CARDINAL Vincent Nichols, the head of the Catholic Church in England and Wales, has urged the government not to restrict access to churches.
Cardinal Nichols, the Archbishop of Westminster and President of the Catholic Bishops' Conference of England and Wales, was speaking to the BBC ahead of midnight mass on Christmas Eve.
New Covid-19 restrictions have been introduced in Northern Ireland, Scotland and Wales, but Prime Minister Boris Johnson has so far resisted introducing new rules for England.
Latest government figures released on Christmas Eve showed there were 122,186 new Covid-19 cases and 137 deaths within 28 days of a positive test across Great Britain and Northern Ireland.
However, Cardinal Nichols told the BBC that airy spaces such as churches were "not places where we spread the virus".
'People are sensible'
"I would sincerely appeal that they do not again consider closing churches and places of worship," he said.
"I think this country has shown that people can make good judgements themselves.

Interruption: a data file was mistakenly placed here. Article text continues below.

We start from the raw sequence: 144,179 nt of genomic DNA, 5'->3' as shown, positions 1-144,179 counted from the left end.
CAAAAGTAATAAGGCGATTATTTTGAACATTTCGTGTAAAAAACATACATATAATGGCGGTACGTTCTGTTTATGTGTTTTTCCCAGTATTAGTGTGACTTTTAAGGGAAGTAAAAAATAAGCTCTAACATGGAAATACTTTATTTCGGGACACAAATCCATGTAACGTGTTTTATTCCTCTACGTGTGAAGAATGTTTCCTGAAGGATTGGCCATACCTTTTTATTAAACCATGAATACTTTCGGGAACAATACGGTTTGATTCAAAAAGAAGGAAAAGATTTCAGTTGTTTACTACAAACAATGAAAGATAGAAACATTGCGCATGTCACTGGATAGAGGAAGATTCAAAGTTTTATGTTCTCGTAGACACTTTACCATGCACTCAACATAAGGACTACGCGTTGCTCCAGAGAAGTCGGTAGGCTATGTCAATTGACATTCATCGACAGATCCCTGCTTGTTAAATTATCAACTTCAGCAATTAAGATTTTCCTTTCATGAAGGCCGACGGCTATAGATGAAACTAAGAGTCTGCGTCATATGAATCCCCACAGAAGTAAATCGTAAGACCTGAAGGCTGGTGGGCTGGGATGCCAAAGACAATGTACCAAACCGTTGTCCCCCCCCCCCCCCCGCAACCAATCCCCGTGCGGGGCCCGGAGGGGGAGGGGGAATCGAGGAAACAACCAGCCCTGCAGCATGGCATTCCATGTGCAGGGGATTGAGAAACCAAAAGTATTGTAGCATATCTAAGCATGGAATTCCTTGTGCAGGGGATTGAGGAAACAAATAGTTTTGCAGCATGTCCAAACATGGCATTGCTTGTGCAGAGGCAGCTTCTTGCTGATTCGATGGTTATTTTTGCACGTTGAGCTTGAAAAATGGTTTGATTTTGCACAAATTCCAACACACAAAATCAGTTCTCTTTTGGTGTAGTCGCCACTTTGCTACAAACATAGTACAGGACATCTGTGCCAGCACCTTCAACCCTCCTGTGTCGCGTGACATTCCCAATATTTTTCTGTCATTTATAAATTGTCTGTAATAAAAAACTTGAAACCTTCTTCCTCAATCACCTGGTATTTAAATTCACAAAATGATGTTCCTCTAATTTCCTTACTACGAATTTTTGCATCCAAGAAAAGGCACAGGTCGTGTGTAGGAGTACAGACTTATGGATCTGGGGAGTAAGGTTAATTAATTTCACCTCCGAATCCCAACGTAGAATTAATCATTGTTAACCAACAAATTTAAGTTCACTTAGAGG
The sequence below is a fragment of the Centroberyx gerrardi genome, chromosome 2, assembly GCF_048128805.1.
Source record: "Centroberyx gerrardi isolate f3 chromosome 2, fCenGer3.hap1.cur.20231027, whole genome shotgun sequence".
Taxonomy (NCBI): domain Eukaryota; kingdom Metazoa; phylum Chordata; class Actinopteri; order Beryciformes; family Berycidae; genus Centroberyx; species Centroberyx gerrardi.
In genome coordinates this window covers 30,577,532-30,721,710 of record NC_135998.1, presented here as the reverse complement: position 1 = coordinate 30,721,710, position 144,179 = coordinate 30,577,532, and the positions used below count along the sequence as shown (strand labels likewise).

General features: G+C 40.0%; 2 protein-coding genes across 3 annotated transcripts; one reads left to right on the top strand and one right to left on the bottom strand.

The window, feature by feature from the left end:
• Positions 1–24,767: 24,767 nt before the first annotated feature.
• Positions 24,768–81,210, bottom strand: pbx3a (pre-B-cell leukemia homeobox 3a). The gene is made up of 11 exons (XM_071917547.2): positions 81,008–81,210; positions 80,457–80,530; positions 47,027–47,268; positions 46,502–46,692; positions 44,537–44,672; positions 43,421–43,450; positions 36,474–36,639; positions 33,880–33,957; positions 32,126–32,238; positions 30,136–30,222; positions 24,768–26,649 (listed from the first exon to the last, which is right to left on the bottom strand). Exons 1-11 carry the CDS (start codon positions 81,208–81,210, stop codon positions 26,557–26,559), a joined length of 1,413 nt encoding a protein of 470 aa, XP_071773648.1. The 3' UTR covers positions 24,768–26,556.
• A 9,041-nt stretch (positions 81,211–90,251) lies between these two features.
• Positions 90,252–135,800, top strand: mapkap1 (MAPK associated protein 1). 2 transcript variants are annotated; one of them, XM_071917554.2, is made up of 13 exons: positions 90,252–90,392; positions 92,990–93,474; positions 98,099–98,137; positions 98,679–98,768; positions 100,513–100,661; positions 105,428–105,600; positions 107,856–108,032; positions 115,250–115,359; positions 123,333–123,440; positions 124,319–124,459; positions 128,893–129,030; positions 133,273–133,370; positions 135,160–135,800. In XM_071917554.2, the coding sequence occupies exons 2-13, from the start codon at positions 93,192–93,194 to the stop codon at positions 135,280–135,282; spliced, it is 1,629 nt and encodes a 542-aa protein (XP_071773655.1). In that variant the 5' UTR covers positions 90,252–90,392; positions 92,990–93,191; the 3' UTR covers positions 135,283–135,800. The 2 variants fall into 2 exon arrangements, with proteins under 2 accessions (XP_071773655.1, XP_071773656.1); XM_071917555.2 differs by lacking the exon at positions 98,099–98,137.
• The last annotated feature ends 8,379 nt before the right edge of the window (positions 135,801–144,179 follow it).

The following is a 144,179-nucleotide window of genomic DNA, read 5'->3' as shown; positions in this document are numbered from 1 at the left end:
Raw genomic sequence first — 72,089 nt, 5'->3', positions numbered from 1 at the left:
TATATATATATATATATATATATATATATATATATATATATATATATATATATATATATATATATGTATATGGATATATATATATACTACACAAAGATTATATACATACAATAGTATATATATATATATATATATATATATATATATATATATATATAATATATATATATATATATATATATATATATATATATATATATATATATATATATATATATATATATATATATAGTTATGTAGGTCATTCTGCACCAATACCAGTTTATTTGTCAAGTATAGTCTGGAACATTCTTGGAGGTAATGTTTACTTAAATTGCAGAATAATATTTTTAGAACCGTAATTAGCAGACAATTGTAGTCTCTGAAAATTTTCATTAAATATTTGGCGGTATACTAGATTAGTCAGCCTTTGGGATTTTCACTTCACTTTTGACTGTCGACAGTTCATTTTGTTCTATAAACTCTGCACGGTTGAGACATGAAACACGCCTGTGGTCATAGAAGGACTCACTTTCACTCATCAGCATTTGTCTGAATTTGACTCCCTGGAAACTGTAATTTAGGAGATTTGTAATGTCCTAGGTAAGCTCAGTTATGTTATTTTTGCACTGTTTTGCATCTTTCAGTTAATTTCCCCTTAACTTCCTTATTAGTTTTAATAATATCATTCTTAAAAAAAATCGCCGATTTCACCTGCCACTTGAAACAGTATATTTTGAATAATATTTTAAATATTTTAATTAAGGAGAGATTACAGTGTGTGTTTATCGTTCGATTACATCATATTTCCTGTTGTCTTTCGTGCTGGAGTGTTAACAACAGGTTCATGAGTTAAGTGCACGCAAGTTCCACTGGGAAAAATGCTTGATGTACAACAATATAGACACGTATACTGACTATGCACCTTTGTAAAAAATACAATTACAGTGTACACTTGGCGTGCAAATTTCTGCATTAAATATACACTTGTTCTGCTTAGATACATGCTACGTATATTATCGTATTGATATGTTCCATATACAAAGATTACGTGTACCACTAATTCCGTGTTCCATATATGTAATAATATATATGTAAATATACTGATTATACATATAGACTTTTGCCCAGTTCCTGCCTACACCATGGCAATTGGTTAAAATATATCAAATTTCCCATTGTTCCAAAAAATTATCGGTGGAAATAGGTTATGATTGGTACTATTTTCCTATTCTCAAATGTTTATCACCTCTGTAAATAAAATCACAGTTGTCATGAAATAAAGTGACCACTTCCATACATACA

"We're at that point of saying we understand the risk. We know what we should do.
"Most people are sensible and cautious. We don't need stronger impositions to teach us what to do."
From today in Wales, a maximum of 30 people can attend indoor events while the limit for outdoor events is 50.
Meanwhile, people attending weddings or civil partnership receptions or wakes are advised to take a lateral flow test beforehand.
Among the new restrictions in Northern Ireland are the closure of nightclubs from today and a ban on indoor standing events.
From tomorrow, hospitality venues in Northern Ireland will have to provide table service only.
Up to six people from six households will be allowed to sit together at a table, but this will not apply to weddings or civil partnership celebrations.
Dancing will not be allowed in hospitality venues either, but again this will not apply to weddings.
Proof of Covid status will remain a requirement to enter hospitality venues and some other indoor settings.